During the early 1900’s, the medical profession began to exhibit awareness of the increasingly complex nature of providing safe and effective care to the ill, injured, or aged.1 Since that time, despite a century of evolving practice, technology, and business models – and trillions of dollars in investment – the storyline is the same: heartbreaking stories caused by preventable harm.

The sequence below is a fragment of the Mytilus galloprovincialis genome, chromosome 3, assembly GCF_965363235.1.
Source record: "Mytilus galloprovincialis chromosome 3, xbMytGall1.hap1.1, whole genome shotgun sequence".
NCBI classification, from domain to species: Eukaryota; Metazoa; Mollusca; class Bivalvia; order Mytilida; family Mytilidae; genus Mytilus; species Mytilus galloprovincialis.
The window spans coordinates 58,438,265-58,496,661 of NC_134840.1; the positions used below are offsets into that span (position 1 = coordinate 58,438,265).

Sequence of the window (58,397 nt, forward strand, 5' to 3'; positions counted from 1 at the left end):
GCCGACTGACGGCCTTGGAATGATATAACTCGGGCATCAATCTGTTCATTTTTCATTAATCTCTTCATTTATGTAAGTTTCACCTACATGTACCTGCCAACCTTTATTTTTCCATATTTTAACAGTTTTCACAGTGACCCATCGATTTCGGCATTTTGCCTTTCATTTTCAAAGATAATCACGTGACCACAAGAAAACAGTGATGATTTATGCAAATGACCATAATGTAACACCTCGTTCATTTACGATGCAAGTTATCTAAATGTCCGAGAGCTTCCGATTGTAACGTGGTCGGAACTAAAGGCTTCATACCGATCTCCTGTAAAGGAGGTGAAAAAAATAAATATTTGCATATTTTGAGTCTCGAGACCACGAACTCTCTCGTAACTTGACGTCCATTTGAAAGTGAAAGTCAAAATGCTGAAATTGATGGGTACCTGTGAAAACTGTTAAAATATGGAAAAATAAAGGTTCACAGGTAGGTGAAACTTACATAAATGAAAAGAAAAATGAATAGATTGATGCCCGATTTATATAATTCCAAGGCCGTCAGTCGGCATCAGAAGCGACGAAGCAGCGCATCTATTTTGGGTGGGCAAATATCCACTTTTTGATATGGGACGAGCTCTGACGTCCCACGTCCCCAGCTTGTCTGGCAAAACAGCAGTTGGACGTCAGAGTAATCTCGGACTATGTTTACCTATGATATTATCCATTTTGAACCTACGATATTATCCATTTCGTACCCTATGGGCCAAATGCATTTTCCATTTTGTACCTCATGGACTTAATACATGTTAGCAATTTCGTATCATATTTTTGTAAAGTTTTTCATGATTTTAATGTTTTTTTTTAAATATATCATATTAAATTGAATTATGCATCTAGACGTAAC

For too long in healthcare, the mindset has been that patient harms are inevitable, that silos are natural, and that heroism rather than thoughtful design keeps patients safe. These beliefs persist today, and they are significant reasons for the perpetuation of harm. Thousands of patients continue to die and many more are injured as a result of preventable medical errors – errors that occurred despite the caregiver’s best intentions. In many cases, these errors could have been avoided if the right mindset and mechanisms were in place.